With 2014 quickly approaching, there are even more rumors starting to circulate about the 2015 Ford Mustang. Is this what it will look like?
Ford sources are being really tight-lipped about the car. In fact, I couldn’t even get a PR contact at the company to go on record confirming a new model – which is funny considering that just about everybody on the planet knows there’s one in the works.
Still, with speculation that the future Mustang could possibly feature everything from a multi-link independent rear suspension to a 350-horsepower four-cylinder EcoBoost engine as recently reported by Road & Track, the car definitely has us buzzing at Digital Trends.
Of course, even the information rolling out of the icons of the automotive press should be taken with a grain of salt. But one thing’s for certain, this new Mustang definitely needs to be a hit – and whether or not it will be still remains to be seen. Over the past few years, Ford’s pony car has been losing market share, which to put it bluntly means that the popular Mustang isn’t nearly as popular as it used to be.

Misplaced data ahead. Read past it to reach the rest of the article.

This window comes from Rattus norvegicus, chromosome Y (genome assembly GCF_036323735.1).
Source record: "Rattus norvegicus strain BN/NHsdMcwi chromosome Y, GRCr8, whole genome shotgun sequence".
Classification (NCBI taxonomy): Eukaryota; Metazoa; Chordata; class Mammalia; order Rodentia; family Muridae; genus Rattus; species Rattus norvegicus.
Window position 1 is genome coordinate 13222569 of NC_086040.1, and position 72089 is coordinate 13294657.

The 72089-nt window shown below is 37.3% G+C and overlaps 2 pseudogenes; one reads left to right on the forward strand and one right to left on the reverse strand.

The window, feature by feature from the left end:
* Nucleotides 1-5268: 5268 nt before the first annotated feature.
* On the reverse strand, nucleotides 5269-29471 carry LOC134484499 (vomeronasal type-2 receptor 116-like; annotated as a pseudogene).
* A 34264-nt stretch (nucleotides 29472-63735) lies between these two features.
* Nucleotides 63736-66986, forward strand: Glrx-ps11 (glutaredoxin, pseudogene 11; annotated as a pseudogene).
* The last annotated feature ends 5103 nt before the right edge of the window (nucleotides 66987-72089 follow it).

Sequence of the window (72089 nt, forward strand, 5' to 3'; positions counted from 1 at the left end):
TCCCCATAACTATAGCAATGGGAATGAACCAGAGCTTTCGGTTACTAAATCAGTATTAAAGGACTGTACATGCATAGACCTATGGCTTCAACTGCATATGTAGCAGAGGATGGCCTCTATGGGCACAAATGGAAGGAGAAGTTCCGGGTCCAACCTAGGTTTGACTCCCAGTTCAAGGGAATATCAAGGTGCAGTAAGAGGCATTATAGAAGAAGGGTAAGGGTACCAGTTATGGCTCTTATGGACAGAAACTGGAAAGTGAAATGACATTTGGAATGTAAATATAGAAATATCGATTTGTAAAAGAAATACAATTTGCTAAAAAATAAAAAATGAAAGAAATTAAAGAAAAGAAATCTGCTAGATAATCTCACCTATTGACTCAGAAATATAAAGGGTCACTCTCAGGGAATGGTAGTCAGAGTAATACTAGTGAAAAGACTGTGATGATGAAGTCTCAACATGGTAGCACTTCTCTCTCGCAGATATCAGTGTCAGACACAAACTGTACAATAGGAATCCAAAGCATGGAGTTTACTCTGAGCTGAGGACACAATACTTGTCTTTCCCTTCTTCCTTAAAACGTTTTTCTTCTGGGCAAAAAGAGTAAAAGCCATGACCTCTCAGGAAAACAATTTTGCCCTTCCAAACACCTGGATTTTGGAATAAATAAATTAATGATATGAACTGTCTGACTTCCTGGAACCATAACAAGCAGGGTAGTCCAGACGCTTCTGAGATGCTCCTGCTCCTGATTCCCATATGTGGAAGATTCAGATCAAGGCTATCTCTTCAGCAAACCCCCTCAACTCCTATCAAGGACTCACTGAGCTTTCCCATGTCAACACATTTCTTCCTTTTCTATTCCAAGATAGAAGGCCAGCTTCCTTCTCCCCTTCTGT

According to sales numbers from January 2013, Chevrolet shipped 4,925 Camaros, outselling the Mustang by more than 1,300 units. Ford has been losing the battle with Chevy for the muscle car title for three consecutive years, according to an Auto Evolution report.
The January numbers even had the Dodge Challenger clamoring at the heels of Ford’s pony car, selling only 111 cars less than the Mustang.
C’mon, be honest: when’s the last time you whipped out your phone to take a pic of a “new” Mustang? And chances are if you did, it was heavily customized.
Stemming the tide won’t be easy, considering that the next-gen Mustang will not only have to contend with the Camaro and Dodge Challenger, but also with the growing popularity of cars like the Nissan Z series, the Hyundai Genesis Coupe and others now available to a new generation of buyers in the affordable performance segment.
In addition, the Mustang celebrates it 5oth Anniversary next year, so it’s the perfect time for a new and spectacular golden anniversary model. And it had better be impressive since the Mustang could also lose a few sales of its more premium top-of-the-line versions to consumers considering the all-new Chevrolet Corvette Stingray.